Our bodies are magnificent at performing myriad functions throughout every moment of our lives, some with our knowledge, but most are performed without our conscious awareness. Among these functions, our body is continuously combating foreign offenders like viruses and bacteria. Most of the time, it manages this job beautifully, but there are times when infection does occur. Here at Modern Orthopedic Spine Specialists, we take infection prevention very seriously and do all that we can to ensure that your risk of infection is minimized!
I’m scheduled to have surgery. What can I do to prevent an infection?
As a premier surgical center, we strive to give our patients optimal care and results. Among other things, one of our goals is to prevent infection so that our patients heal faster and better — we want the best results for you!
To do so, we will assess your risk for infection before surgery and make recommendations based on those findings so that your risk is decreased. Generally, infection prevention and risk factors fall into two categories, non-modifiable risk factors and those that are modifiable.
Non-modifiable risk factors are those which we may not be able to control or change, including:
- Age and frailty
- Overall health and comorbidities (The presence of one or more health-related conditions.)
- Diabetes — Diabetes is a comorbidity that can delay wound healing and decrease one’s ability to fight off infection.
- Autoimmune disorders and other health conditions that impair the body’s immunity
- Surgical invasiveness — All surgery carries a risk of infection, but less invasive surgeries have lesser rates of infection than more invasive ones. This is one of the reasons we prefer the least invasive option possible. Unfortunately, not all cases can be addressed with the lesser invasive options, depending on the pathology and the amount of surgery needed. Rest assured, though, we strive for infection prevention in all our surgeries!
Modifiable risk factors are easier to change, and we encourage changes that decrease your chance of infection whenever possible:
- Nutrition — A healthful diet before and after surgery helps to decrease inflammation and brings valuable nutrients to all cells of your body. This not only helps with wound healing, but it also helps decrease your chance of infection. A decrease in sugar intake alone has been shown to decrease inflammation and infection. A body that is working optimally is better equipped to fight off infection.
Consider adding anti-inflammatory and immune-boosting foods like turmeric, ginger, cinnamon, and berries that contain valuable antioxidants that boost immunity, in addition to decreasing inflammation. Fermented foods rich in probiotics have also been shown to benefit immunity.
- Supplements — Sometimes adding these nutrients in the form of supplements can be helpful when these foods are not available or consuming them in sufficient quantities is not possible or advisable. Vitamin C, Vitamin D, and zinc are also helpful in the fight against infection. As always, discuss with your surgeon all your medications and supplements, as some can interact with medications used during surgery and may increase your chance of bleeding.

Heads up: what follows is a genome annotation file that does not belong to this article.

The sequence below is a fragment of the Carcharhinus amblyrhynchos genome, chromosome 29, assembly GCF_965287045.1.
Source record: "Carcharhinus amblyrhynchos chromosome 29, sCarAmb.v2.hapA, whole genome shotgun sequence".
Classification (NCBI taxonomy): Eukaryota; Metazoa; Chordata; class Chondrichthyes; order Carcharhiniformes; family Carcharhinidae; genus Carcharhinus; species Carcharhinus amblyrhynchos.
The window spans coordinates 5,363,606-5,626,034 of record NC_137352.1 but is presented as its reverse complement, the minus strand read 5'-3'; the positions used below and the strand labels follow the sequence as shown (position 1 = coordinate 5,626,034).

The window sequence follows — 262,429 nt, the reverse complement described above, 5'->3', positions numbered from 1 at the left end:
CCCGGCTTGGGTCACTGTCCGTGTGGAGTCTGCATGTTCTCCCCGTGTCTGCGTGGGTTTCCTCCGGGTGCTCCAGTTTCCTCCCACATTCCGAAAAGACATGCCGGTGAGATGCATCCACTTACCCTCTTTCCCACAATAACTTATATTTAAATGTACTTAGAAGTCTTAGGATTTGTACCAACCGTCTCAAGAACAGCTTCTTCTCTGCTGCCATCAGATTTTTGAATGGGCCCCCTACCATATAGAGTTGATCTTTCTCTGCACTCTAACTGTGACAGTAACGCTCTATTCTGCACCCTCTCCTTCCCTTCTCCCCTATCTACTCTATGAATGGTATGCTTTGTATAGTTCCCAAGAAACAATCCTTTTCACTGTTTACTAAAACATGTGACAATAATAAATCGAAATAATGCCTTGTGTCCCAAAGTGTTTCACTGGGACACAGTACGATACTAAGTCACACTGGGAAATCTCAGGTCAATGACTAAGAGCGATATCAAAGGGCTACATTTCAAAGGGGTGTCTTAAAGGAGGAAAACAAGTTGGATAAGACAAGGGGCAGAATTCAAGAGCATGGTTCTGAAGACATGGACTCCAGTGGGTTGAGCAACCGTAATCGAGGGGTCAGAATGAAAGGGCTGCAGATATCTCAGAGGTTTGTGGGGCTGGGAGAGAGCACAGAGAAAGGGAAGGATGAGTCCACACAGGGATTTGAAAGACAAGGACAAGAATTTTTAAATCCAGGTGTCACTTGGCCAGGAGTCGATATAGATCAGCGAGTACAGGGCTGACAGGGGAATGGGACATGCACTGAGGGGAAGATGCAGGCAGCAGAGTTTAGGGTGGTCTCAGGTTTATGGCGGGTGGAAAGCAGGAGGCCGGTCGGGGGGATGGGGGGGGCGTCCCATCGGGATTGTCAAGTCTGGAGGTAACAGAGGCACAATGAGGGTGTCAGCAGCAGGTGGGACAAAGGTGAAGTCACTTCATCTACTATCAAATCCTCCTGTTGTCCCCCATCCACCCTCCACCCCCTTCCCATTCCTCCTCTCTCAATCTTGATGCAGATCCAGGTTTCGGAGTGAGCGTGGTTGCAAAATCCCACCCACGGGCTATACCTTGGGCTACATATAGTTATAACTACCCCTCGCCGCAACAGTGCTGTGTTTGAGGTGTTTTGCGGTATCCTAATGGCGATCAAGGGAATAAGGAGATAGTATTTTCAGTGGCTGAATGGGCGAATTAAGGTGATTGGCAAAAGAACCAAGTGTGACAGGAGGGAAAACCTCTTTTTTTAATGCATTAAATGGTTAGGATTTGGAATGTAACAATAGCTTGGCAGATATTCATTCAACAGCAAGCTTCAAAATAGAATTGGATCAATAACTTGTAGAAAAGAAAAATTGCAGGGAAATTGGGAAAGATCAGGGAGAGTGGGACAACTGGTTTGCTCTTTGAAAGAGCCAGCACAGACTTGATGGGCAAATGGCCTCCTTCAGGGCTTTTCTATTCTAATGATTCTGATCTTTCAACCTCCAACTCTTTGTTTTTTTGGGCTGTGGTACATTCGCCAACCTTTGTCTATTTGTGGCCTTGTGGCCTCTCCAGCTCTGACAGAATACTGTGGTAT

- Exercise — Daily exercise has been shown to boost immunity and improve overall health, which in turn aids your body during surgery and promotes healing after. Exercising outdoors offers additional immune-boosting benefits from Vitamin D production, among other factors. A healthy body with robust circulatory and immune systems fights off infection far better than one that is impaired.
- Diabetes control — Keeping blood sugar and insulin levels at prescribed levels help with wound healing and infection control. When blood sugar is high, our immune system is imparied. This is true for diabetics and non-diabetics.
- Smoking — Smoking impairs our circulatory, respiratory, and immune systems, as well as most bodily systems. This is taxing on the body, and tissues are underfed. For surgery to be most effective and chances of complications, including infection, to be minimized, smoking cessation is highly recommended. Your body will thank you!
- Cleansers — Prior to surgery, you will be given an antimicrobial cleanser and instructions on how to use it in the shower to prepare the area where the incision will be made.
- Antibiotics — Antibiotics may be given before surgery, and sometimes after, to decrease the risk of infection.
- Wound care — After surgery, you will be given instructions on how to care for your incision at home. Keeping the area clean and dry is important, as bacteria thrive in moist environments but are averse to dry ones.
- Keep moving — You will be encouraged to move and walk after surgery. This not only helps everything return to normal, but it also decreases infection rates by improving circulation and blood flow. It may seem counterintuitive after surgery, but getting up to walk around (within reason) several times a day will pay off with a faster recovery.
- Getting home — Leaving the hospital or surgery center as soon as is safely possible will decrease your risk of developing a hospital-acquired (nosocomial) infection. This is one of the benefits of minimally invasive surgery — less chance of infection.
You can be confident that award-winning Dr. Armen Oganesian and his skilled team will take extra steps to decrease your chances of infection, before, during, and after your surgery. Unfortunately, despite our best efforts, every surgery carries with it the risk of infection. However, we will monitor you closely and act promptly at the earliest signs of infection to prevent its spread so that you will heal quickly.
You and your health are our highest priority!
You can also visit our office at:
250 Lombard Street
Thousand Oaks, CA 91360